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  • News from Other Worlds: Studies in Nordic Folklore, Mythology and Culture ed. by Timothy R. Tangherlini and Merrill Kaplan
  • Peter Jackson
News from Other Worlds: Studies in Nordic Folklore, Mythology and Culture. Ed. Timothy R. Tangherlini and Merrill Kaplan. Berkeley, CA: North Pinehurst Press, 2012. Pp. 485.

This is a Festschrift presented in honor of John Lindow on his sixty-fifth birthday. Familiar to most students of early Scandinavian culture, Lindow has been a faculty member of the eminent Scandinavian Department at the University of California, Berkeley, since 1972. The great variety of topics addressed by the celebrant’s friends and colleagues is suggestive of the influence, breadth, and depth of Lindow’s scholarly pursuits. It also presents a challenge to a reviewer who cannot possibly feel at home in all of the areas covered by the eighteen contributions. I should therefore stress from the start that my scholarly prudence prevents me from aspiring to a fair treatment of all essays in this book, not because they do not deserve it, but because I am not suited for that undertaking. Old Norse and Nordic religion and mythology have been major topics in Lindow’s research through the years, and it is especially the essays indicating advancement in this field of study that will concern me here.

The book is divided into two major parts, a first section on “Studies in Old Norse and Nordic Mythology” and a second section on “Studies in Folklore, Belief and Culture.” The editors have no doubt struggled to classify the essays according to some reasonable principle of division, but since this principle is apparently a rather arbitrary, secondhand construct, certain distortions were probably unavoidable. A few essays in the first section seem more resonant with the ones in the second, and vice versa. I would, for instance, have preferred to see Úlfar Bragason’s interesting study of the second-generation American scholar Rasmus Bjørn Anderson’s (1846–1936) boosting of Norwegian identity in the book America Not Discovered by Columbus as part of the same section as Kirsten Thisted’s essay on contemporary Greenlanders’ nation-building strategies. The same goes for Kendra Willson’s essay on the genre of national epic (now in the first section), which likewise converses nicely with essays in the second part on modern cultural identities and the celebration of cultural heritage (not least, Valdimar Tr. Hafstein’s piece on UNESCO’s concept of intangible heritage). This being said, I recognize some essays in the first section as particularly noteworthy contributions to the study of Old Norse religion and society.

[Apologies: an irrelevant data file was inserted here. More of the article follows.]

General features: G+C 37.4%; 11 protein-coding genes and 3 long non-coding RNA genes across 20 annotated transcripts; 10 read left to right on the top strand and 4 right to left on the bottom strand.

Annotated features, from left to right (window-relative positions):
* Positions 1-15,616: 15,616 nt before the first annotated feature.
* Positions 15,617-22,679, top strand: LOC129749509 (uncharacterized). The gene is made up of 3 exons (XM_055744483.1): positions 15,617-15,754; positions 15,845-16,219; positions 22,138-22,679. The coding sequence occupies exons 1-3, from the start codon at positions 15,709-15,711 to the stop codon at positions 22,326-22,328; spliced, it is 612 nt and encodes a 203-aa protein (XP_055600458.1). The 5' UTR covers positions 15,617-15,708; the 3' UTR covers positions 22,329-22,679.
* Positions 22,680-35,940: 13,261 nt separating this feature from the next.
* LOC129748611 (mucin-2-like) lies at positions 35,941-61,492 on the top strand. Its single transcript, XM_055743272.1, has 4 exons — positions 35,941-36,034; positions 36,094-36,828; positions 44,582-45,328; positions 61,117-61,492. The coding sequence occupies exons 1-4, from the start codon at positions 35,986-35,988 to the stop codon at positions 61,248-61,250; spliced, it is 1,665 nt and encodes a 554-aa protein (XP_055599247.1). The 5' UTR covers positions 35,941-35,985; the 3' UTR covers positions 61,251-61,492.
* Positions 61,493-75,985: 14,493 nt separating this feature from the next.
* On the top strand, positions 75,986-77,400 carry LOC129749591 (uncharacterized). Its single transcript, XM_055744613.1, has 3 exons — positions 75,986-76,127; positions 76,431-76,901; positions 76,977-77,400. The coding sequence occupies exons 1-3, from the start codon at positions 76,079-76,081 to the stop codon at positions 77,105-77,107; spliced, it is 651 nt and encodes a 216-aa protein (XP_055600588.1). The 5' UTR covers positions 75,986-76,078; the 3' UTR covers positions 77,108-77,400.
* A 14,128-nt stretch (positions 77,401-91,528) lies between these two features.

Margaret Clunies Ross opens the first section with a theoretically decisive piece on the enigmatic compound noun reginnaglar. She shows that the interpretation of the twice-recorded noun may enrich our understanding of how Christian and pre-Christian practices fed into each other during the early Christian period. Whereas the first reference to reginnaglar (in [End Page 233] a stanza from the skald Þórarinn lofunga’s Glælognskviða—a poem quoted in Snorri’s Óláfs saga helga) concerns parts of a wooden structure associated with the cult of St. Ólafr’s relics in Trondheim, the second reference concerns insertions in the high-seat pillars sacred to Þórr inside the god’s sanctuary (or hof) according to a description in Eyrbyggja saga. Clunies Ross argues convincingly against the widespread opinion that depictions of paganism in Old Norse texts (especially the sagas) should be reduced to a medieval Icelandic interpretatio christiana of the pre-Christian past, opting instead for a re-adaptation of genuinely pre-Christian features into early Christian cults based on certain recognizable similarities of purpose.

Former Lindow student Merrill Kaplan’s “Once More on the Mistletoe” is, in my view, the most perceptive and innovative of all the essays in this book. Kaplan turns her attention to a seemingly insignificant detail in Snorri’s description of the seemingly harmless mistletoe in his rendition of the Baldr myth, namely the fact that the goddess Frigg considers the mistletoe too young (not too small) to have an oath demanded. Through her clever interrogation of Icelandic medieval sources (especially the legal document Grágás) mentioning the interdiction...


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